Soon-to-be retirees are in a crisis, because of the deadly coronavirus outbreak in 2020. Unlike before, when life was normal and income was certain, it’s doubly hard to firm up a retirement date. One concerning issue is when to start the Canada Pension Plan (CPP) payments.
For Canadians contributing to the CPP, very few will receive the maximum benefits. Furthermore, it’s widespread knowledge that the pension will cover only 25% (older users) to 33% (younger generation) of the average lifetime earnings when you retire.
If you’re nearing retirement, you have three payment options. The CPP pension is indexed to inflation, although the early or delay choices have negative and positive implications from a cash flow and savings perspective. It’s up to you to decide which one will serve you the best.
65 is the default age
The standard age to receive the CPP pension is 65 based on actuarial studies. If you retire anytime soon, expect to receive $672.87 per month, on average. Hence, your estimated annual CPP pension is $8,074.44. You can claim the Old Age Security (OAS) simultaneously to receive the maximum monthly benefit of $613.53. An individual retiree receiving the CPP and OAS will have a guaranteed lifetime income of $15,436.80 yearly.
60 is the earliest option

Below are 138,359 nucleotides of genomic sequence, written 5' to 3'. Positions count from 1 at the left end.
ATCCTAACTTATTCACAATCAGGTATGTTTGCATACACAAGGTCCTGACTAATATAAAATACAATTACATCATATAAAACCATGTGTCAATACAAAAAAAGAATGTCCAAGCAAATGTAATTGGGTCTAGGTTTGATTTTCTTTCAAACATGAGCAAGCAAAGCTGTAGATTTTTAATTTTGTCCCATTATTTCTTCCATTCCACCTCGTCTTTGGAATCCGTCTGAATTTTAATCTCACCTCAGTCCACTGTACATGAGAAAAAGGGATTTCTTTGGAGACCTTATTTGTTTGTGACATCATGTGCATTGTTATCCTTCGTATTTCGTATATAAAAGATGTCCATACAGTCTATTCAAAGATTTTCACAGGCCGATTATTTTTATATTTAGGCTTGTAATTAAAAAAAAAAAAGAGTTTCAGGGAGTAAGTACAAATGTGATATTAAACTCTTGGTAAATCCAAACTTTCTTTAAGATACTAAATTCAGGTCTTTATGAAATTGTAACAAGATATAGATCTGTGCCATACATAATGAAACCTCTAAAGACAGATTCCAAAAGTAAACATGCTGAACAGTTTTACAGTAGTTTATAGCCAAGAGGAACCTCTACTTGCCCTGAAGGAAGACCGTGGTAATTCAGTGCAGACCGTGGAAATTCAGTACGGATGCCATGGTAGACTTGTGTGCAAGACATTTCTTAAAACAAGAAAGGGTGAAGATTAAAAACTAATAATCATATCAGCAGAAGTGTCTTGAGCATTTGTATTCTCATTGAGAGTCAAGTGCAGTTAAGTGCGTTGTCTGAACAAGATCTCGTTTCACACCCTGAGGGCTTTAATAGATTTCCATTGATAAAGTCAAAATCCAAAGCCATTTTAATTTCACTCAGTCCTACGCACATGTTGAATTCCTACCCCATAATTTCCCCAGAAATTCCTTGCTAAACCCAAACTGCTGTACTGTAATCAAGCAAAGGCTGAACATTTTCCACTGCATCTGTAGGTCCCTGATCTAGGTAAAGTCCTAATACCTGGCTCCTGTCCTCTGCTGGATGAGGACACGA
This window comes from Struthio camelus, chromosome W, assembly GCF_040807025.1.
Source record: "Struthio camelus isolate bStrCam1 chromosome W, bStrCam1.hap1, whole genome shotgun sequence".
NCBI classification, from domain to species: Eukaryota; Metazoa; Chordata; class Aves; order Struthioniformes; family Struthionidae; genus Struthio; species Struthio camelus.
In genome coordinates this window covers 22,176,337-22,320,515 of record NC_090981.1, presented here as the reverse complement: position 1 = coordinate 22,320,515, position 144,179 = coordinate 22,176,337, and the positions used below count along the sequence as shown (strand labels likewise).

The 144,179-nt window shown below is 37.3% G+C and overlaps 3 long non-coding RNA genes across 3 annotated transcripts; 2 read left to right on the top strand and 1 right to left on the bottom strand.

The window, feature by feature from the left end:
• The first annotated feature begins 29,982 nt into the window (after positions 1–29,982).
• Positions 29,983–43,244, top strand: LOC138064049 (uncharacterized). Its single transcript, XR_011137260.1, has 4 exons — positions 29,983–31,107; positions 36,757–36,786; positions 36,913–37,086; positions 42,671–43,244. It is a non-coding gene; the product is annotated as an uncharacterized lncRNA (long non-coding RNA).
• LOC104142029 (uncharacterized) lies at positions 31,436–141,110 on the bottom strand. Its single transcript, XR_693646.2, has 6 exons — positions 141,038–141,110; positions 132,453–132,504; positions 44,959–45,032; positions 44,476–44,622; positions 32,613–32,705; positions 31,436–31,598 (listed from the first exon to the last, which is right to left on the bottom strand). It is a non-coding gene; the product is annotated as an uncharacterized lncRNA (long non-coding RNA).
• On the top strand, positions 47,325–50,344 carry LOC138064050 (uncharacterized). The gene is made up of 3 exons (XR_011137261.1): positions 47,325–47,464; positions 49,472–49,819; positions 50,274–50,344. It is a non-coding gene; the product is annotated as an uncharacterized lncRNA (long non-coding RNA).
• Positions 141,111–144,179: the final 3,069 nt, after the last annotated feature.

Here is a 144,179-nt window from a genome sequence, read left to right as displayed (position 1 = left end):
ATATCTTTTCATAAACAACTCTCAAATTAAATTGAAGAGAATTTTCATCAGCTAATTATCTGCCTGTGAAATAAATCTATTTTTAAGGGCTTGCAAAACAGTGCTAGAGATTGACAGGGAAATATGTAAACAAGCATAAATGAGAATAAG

Some CPP users will instead start the payments as soon as the pension becomes available. You can decide to take your CPP early at 60. While this option gives you a head start, the payment is smaller. Your CPP reduces by 36% permanently (7.2% per year before 65). Typically, the early option is beneficial to retiring Canadians with health problems or urgent financial needs.
70 is the optimal choice
If you’re in the pink of health and still working productively, consider taking your CPP at age 70. It’s the optimal choice for many, because the CPP pension bloats by 42% permanently. Your benefit increases by 8.4% per year after age 65. The OAS benefits increases by 36% if you defer it too until you reach 70.
All selections need a supplement
Regardless of the selection, you can rely on your CPP (plus OAS) alone in retirement. You need other income sources to ensure financial security in the golden years. TC Energy (TSX:TRP)(NYSE:TRP) is appealing if you need to supplement your pension.
The $53.03 billion energy infrastructure giant from Calgary, Canada, can sustain high dividend payments for decades, despite operating in a volatile sector. TC Energy is a pseudo-utility company, because it generates more than 95% of its cash flow from long-term contracts or government-regulated rates. Thus, cash flows are visible and predictable.
This energy stock pays a hefty 5.74% dividend and maintains a less than 70% payout ratio. Today, a $150,000 position will produce $717.50 in monthly income, higher than the CPP and OAS monthly payments. Combine the three, and you’ll have an annual income of $24,046.80, which is a significant increase.
Make it a worry-free retirement
Your CPP benefit is there whether you take it at 60, 65, or 70. All you need to do is save up and invest in companies like TC Energy, which anticipates dividend growth in 2021 and beyond. Retirement life will be worry-free if you do.
Speaking of the three choices of CPP users when deciding to claim the pension...
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Fool contributor Christopher Liew has no position in any of the stocks mentioned.